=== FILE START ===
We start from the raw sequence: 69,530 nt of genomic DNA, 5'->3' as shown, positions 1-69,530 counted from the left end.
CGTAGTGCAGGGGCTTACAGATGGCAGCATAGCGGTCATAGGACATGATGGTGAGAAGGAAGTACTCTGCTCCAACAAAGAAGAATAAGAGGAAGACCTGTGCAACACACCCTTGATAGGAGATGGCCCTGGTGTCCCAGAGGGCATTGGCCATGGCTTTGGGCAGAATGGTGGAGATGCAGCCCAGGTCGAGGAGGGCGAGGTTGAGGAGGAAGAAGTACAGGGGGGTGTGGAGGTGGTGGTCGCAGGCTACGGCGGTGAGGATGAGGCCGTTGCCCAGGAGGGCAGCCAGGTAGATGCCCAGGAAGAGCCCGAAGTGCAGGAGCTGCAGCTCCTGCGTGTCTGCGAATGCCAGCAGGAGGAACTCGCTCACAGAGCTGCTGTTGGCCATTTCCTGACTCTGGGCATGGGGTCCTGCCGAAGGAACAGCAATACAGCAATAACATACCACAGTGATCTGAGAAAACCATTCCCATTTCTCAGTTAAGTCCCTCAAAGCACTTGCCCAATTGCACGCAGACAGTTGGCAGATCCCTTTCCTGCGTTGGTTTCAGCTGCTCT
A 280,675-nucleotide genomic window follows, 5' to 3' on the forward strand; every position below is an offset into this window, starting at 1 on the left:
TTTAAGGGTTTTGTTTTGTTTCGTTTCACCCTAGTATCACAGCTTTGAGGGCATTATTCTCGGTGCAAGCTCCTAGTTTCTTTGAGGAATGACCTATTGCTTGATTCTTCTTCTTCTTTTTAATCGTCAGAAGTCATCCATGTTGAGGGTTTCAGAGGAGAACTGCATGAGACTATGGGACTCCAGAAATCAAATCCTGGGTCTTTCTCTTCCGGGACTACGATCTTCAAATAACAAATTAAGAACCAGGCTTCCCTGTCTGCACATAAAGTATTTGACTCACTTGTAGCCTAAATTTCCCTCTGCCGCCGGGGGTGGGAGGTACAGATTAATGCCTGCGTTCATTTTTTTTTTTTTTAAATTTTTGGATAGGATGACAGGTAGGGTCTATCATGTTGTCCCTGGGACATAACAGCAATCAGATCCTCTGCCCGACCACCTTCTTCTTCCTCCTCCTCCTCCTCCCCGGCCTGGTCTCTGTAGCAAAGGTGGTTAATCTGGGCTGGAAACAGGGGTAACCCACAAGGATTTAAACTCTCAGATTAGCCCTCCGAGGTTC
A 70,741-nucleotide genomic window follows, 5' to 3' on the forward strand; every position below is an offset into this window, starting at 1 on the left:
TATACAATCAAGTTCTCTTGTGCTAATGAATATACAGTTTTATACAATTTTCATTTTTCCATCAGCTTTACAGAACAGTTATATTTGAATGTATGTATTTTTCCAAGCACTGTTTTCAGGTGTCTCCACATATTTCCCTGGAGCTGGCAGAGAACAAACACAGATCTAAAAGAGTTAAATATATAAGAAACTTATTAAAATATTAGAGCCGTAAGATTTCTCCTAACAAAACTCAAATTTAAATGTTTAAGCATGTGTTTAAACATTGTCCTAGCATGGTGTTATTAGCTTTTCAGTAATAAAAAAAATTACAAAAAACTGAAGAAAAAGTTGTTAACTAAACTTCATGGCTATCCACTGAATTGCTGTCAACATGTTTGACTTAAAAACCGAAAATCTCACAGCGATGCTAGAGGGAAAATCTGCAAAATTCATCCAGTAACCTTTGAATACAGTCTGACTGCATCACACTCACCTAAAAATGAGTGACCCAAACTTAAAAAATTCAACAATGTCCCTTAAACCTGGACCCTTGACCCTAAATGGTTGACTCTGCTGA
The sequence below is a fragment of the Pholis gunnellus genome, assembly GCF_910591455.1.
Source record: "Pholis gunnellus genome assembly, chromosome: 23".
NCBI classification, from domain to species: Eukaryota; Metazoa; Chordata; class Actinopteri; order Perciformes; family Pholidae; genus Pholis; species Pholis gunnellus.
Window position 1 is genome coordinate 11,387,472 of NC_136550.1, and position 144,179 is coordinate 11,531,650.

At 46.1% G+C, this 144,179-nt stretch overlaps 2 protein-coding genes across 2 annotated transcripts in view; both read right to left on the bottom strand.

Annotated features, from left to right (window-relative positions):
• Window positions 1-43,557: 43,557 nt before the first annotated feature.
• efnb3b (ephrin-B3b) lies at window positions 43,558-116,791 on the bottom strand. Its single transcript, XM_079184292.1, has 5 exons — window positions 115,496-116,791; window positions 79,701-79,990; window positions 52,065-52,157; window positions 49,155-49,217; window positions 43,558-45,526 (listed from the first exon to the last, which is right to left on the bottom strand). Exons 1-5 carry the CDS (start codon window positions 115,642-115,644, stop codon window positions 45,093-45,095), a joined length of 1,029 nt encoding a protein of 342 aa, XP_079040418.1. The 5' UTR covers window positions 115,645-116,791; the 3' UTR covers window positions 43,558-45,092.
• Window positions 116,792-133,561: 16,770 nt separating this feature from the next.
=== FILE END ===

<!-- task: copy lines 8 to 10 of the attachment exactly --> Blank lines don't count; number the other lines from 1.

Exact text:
Source record: "Pholis gunnellus genome assembly, chromosome: 23".
NCBI classification, from domain to species: Eukaryota; Metazoa; Chordata; class Actinopteri; order Perciformes; family Pholidae; genus Pholis; species Pholis gunnellus.
Window position 1 is genome coordinate 11,387,472 of NC_136550.1, and position 144,179 is coordinate 11,531,650.